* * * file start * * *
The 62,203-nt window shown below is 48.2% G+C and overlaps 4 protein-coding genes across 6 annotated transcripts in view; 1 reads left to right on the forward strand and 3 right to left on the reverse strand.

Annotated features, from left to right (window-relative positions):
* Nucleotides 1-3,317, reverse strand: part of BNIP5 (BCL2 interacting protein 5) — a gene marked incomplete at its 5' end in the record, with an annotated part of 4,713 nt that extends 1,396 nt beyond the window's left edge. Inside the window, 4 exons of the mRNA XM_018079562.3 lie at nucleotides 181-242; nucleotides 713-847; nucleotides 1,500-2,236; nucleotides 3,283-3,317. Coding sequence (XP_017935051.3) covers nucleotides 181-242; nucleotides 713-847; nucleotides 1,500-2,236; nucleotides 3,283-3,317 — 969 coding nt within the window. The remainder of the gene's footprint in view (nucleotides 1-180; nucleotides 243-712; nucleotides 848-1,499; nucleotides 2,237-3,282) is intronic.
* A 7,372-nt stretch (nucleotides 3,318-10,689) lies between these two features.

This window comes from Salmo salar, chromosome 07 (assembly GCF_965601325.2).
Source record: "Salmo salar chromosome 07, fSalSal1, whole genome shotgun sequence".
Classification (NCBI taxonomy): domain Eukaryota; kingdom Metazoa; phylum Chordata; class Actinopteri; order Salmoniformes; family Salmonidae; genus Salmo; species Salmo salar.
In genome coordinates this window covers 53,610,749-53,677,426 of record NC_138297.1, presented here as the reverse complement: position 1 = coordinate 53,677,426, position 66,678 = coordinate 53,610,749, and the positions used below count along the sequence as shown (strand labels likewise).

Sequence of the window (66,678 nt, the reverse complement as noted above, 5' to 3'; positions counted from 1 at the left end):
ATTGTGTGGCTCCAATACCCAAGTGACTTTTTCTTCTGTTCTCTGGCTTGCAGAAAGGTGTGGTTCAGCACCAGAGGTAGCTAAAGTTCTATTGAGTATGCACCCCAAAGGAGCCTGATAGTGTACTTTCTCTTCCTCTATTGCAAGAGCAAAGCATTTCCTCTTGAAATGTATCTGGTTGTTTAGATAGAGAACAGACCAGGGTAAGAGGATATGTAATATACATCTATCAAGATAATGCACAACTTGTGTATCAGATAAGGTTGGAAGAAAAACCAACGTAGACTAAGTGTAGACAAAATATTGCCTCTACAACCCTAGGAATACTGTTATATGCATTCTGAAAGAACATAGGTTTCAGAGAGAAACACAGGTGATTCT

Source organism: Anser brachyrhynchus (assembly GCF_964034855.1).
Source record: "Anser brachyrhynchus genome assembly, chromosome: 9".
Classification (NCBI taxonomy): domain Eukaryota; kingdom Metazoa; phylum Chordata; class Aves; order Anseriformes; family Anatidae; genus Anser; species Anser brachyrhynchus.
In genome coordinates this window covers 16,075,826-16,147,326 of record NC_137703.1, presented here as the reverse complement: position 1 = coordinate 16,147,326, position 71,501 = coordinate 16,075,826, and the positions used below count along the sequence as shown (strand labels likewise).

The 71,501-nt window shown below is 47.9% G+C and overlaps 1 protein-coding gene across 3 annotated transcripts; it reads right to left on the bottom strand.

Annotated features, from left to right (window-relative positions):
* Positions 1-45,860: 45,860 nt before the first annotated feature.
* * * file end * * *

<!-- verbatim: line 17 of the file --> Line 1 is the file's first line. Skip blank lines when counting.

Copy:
* Positions 1-45,860: 45,860 nt before the first annotated feature.